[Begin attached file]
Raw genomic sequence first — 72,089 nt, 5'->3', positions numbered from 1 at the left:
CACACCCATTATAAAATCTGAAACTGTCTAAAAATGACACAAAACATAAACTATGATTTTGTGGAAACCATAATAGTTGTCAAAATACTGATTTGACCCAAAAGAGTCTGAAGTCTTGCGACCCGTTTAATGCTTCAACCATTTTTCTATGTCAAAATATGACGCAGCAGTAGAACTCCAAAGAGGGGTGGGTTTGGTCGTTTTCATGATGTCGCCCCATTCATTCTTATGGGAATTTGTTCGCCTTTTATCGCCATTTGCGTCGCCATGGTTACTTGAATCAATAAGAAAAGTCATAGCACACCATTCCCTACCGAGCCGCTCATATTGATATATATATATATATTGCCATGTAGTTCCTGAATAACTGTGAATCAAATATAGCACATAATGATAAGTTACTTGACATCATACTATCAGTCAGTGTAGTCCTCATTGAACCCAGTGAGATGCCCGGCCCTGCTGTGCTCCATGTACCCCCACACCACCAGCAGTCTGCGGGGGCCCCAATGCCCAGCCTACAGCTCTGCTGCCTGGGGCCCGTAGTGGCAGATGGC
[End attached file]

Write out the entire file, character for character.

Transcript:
Raw genomic sequence first — 72,089 nt, 5'->3', positions numbered from 1 at the left:
CACACCCATTATAAAATCTGAAACTGTCTAAAAATGACACAAAACATAAACTATGATTTTGTGGAAACCATAATAGTTGTCAAAATACTGATTTGACCCAAAAGAGTCTGAAGTCTTGCGACCCGTTTAATGCTTCAACCATTTTTCTATGTCAAAATATGACGCAGCAGTAGAACTCCAAAGAGGGGTGGGTTTGGTCGTTTTCATGATGTCGCCCCATTCATTCTTATGGGAATTTGTTCGCCTTTTATCGCCATTTGCGTCGCCATGGTTACTTGAATCAATAAGAAAAGTCATAGCACACCATTCCCTACCGAGCCGCTCATATTGATATATATATATATATTGCCATGTAGTTCCTGAATAACTGTGAATCAAATATAGCACATAATGATAAGTTACTTGACATCATACTATCAGTCAGTGTAGTCCTCATTGAACCCAGTGAGATGCCCGGCCCTGCTGTGCTCCATGTACCCCCACACCACCAGCAGTCTGCGGGGGCCCCAATGCCCAGCCTACAGCTCTGCTGCCTGGGGCCCGTAGTGGCAGATGGC